Ten Years Near the German Frontier: A Retrospect and a Warning

By MAURICE FRANCIS EGAN, former United States Minister to Denmark. New York: George H. Doran Company. 1919. 8vo, 364 pages. Illustrations. $3.00.
THE war has shown that the listening-post may be as important as the gun-emplacement. Minister Egan’ s term at Copenhagen, the ‘whispering gallery of Europe,’extended from 1907 to 1917, until the transfer of the Danish Islands to the United States — his great achievement and America’s entry into the war. It was evidently a pleasure to him to associate with the Danes, whom he pronounces the most interesting people he has met, except the French, and the most civilized of all. But from the beginning his attention was fixed upon Germany; at first, incredulously, following the gaze of others; later, with the enforced conviction that she was only biding her time, and that the time would be short.
Mr. Egan traces and documents the growth of his own illumination as to Germany’s twentiethcentury purposes. We see through our minister’s clear eyes the German propaganda in the three Scandinavian countries. We see the forces of Lutheranism exerted upon the clergy. Germany sought, particularly throughout. Scandinavia, to win over the men of letters; and in this attempt she had an advantage not always realized in English countries. German translation was the door by which the Scandinavian reached a worldaudience. His vogue depended upon German favor. This consideration apparently kept so great an author as Brandes from the attitude most natural to a Dane. It was to the great Swedish Liberal, Braiding, and his followers that the Entente had to look for sympathy. Mr. Egan reminds us that ‘Whatever progress Sweden has made toward democracy is not due Lo intelligent propaganda on the part of America or England.’ On the sturdy democrats of Norway German propaganda could produce little effect; so the Germans resorted to coercion, in the vain hope of breaking the morale of that free-souled people.
As for the United States, we were in the eyes of Europe hopelessly ignorant of everything outside our own borders. Even our ambassadors were shifted as the pawns of home politics. We were utopians when we did act, and it was believed that, however great our provocation, we would not act. Our author lets out his own feelings when he says, after recording bur declaration of war, ‘Further patience would have been a crime,’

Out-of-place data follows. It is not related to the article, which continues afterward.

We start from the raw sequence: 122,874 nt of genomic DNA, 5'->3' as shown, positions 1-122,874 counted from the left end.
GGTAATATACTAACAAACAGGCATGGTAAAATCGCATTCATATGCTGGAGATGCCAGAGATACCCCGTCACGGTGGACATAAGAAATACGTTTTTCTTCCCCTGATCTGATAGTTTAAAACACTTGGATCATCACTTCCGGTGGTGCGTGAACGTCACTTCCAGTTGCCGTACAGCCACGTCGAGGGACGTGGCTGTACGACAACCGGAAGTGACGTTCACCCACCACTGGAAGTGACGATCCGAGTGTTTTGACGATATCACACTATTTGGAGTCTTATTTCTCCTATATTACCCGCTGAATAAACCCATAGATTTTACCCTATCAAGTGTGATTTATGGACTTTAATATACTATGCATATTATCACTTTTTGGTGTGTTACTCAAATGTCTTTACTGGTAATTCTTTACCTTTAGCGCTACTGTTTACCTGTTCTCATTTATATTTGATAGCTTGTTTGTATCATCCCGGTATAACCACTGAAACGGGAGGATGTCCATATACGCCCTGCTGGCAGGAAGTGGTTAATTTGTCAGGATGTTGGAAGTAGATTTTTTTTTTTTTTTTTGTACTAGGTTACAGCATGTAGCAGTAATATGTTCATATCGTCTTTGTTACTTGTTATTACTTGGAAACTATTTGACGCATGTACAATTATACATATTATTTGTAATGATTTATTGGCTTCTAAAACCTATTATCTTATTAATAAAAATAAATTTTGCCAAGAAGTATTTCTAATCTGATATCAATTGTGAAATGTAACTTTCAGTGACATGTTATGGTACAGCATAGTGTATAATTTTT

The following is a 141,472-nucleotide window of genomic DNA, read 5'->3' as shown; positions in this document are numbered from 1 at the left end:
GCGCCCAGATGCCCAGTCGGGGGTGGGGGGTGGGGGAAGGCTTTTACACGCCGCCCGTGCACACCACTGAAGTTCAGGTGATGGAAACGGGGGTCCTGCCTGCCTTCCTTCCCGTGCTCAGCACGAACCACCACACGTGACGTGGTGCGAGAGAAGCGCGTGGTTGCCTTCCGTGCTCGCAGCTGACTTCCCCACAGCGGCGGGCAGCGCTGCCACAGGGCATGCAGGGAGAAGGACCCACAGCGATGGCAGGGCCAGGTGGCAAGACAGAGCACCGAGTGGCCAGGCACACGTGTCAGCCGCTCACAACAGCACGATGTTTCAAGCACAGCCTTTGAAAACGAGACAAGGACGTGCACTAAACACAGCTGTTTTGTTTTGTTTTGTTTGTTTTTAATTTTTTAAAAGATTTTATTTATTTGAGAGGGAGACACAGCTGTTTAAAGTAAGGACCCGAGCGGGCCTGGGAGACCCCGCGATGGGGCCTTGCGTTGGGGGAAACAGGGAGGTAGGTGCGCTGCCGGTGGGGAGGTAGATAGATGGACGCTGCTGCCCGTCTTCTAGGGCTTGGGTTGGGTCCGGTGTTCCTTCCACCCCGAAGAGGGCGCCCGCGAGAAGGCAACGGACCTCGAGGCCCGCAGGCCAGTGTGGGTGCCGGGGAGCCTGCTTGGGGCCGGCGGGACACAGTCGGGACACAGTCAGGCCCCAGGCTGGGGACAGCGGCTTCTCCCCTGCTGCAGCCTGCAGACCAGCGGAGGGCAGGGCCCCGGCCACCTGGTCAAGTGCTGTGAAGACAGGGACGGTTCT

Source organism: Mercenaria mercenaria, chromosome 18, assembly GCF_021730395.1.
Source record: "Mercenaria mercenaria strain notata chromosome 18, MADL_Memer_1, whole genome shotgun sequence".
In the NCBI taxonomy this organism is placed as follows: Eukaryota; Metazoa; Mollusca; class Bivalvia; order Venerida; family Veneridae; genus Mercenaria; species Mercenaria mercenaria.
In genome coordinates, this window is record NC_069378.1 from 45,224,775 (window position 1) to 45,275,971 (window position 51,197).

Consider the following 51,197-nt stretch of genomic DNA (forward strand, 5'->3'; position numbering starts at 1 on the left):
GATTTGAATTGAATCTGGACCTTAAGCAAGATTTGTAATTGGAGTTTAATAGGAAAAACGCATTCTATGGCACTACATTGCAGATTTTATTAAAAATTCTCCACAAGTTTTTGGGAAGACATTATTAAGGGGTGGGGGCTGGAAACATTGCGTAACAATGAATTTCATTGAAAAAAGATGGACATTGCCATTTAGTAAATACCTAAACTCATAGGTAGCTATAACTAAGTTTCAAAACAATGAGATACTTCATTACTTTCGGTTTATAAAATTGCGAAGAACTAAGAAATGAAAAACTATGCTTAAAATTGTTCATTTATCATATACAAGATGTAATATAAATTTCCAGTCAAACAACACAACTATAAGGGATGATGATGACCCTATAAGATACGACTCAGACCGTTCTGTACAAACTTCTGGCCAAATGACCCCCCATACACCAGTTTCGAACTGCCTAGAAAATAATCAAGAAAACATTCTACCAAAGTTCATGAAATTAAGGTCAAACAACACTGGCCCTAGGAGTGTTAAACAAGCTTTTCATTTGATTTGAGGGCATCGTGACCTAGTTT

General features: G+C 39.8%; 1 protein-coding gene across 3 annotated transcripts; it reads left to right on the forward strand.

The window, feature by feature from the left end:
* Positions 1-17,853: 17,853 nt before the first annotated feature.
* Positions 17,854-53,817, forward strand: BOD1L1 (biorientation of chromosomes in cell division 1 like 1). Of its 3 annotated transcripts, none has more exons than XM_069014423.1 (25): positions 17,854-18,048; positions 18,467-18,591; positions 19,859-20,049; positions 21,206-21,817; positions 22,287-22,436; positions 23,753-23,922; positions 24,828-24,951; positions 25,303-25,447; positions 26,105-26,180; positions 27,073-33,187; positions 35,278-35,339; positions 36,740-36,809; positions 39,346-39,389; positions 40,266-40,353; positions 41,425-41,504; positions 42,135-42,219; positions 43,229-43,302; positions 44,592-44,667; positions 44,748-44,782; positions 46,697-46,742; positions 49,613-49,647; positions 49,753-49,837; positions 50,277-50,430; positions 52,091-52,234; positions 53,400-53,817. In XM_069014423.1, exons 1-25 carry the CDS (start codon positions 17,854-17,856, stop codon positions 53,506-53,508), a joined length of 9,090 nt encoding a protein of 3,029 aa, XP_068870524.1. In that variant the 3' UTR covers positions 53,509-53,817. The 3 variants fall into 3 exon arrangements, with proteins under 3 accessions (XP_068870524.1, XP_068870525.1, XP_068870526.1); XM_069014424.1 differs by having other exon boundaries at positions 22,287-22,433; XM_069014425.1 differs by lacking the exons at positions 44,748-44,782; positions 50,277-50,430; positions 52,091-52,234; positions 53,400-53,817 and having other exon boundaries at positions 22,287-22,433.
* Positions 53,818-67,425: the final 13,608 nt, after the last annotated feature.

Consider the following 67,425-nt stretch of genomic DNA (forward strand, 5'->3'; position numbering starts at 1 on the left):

Beneath all the rumors and the actuality of war, Minister Egan carried his fixed purpose to secure the Danish Islands. He devotes two long chapters to the story, sometimes amusing, of this negotiation, which appears finally to have been carried through by virtue of his devotion to woman suffrage — how, let the reader discover.
The story ends suddenly with the author’s acceptance of his well-earned retirement; but he does not take leave of us without enforcing the lesson of his experience: ‘Let us not forget that Germany has not changed her ideals; all the forces of the civilized world have not succeeded in changing them. Of democracy, in the American sense of the word, she has no more understanding than Russia — nor at present does she really want to have. . . . But we cannot change the aspirations or the hearts of the Germans. We can only take care that they keep the laws made by nations who have well-directed consciences — this lesson I have learned near to their border.’ H. L. K.